A former teacher has been called to lead others in a different way—from the pulpit.
Smith Mountain Lake Community Church’s new pastor Tabitha Rudy began her ministerial duties on Jan. 1.
Rudy grew up in the Calloway area of Franklin County and began teaching history at Franklin County High School, her alma mater, in 2010. Rudy said she enjoyed teaching, “but there was something missing.”
“I realized I was getting called into the ministry,” she said.
As a child, and later as a student at Ferrum College, Rudy stayed active in her home congregation of Monte Vista Church of the Brethren, where she served as worship leader, read Scripture, served as chair on the church board and led devotions.
While ministry never was foreign to her, she initially didn’t see herself as a pastor. Instead, there were persistent comments from others who encouraged her to enter the ministry.
On the website of Smith Mountain Lake Community Church, Rudy describes how the Brethren “believe that those who are called into the ministry should be called out from the faith community.
“Ministry is not something you eagerly pursue because you think you are good at it,” Rudy’s online biography states. “Instead, based on the gifts and skills others see, one is called out to serve. This happened to me over many years and through many experiences.”
“God was calling me through these people,” Rudy said.
After three years of teaching, Rudy enrolled fulltime in seminary. With a masters in divinity degree, she began working as an interim associate district executive minister of the local Virlina District of the Church of the Brethren. Rudy soon felt called to serve as a pastor of a church. Following an interview process last year, Smith Mountain Lake Community Church voted in favor of having Rudy serve as its next pastor.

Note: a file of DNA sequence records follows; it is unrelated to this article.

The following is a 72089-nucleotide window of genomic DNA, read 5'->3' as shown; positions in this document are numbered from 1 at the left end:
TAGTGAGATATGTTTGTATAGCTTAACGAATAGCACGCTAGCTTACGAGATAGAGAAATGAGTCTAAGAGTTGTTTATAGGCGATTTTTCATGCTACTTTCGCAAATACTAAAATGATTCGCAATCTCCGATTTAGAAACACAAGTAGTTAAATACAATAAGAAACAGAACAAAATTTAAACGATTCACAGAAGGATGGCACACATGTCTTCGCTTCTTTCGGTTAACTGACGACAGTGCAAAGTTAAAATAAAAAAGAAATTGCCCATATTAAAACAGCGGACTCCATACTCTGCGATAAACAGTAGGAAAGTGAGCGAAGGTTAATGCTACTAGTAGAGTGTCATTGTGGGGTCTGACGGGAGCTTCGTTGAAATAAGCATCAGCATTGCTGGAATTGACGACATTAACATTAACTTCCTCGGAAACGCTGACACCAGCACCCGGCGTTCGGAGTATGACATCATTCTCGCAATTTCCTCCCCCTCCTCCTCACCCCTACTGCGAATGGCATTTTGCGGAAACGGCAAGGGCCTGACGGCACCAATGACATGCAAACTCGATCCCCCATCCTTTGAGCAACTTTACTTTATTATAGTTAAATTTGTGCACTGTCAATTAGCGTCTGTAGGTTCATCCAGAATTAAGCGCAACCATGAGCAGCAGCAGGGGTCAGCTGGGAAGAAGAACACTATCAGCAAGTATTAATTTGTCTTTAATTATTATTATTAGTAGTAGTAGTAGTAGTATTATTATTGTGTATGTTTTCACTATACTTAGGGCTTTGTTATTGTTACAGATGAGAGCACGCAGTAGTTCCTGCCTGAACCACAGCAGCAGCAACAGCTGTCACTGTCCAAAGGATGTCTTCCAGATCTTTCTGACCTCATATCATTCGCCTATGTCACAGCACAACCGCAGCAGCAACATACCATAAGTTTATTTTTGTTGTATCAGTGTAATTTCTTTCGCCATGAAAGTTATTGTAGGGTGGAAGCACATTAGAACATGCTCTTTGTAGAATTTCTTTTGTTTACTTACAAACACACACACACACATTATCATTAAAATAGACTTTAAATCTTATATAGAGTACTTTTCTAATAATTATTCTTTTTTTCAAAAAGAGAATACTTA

Rudy is the second woman to serve as pastor of Smith Mountain Lake Community Church.
Smith Mountain Lake Community Church was planted in the 1990s by the Church of the Brethren. Its first pastor was a woman, Judy Mills Reimer. Mills Reimer later served as the general secretary of the Church of the Brethren.
The church is thrilled to have Pastor Rudy, said Lori Hurt, the head of the church’s search committee. Not only is Rudy a warm and welcoming person, as well as a “dyed in the wool” Brethren,” she is well known in the district and came highly recommended, Hurt said.
Overall, “she met so many of the things we were looking for in a pastor,” Hurt said.
“We feel blessed that God’s given her to us.”
Rudy’s husband, Dan, is a pastor of Ninth Street Church of the Brethren in Roanoke. Having two pastors in one household works out.
“From the beginning, he said he always wanted me to exercise my gift,” Rudy said. “He has been the best person to call out my gift.”
Rudy said one thing she is concerned about is discipleship. Calling herself a proud millennial, Rudy said she receives many questions about ways to get more young people involved in a church.
“One thing I’ve heard, and my peers have said over and over again is, ‘we want people to be authentic in their faith,’” Rudy said.
Rudy said if she has a goal for herself, as well her congregation, is to always connect one’s beliefs to one’s actions.
“If we believe certain things, it should be evident in everything we do,” Rudy said.
Speaking of her current station in life, “I feel this where I need to be,” Rudy said.
“What I realized as I get older and getting called into the ministry is that so much of the stuff I’ve always been doing was ministry work.”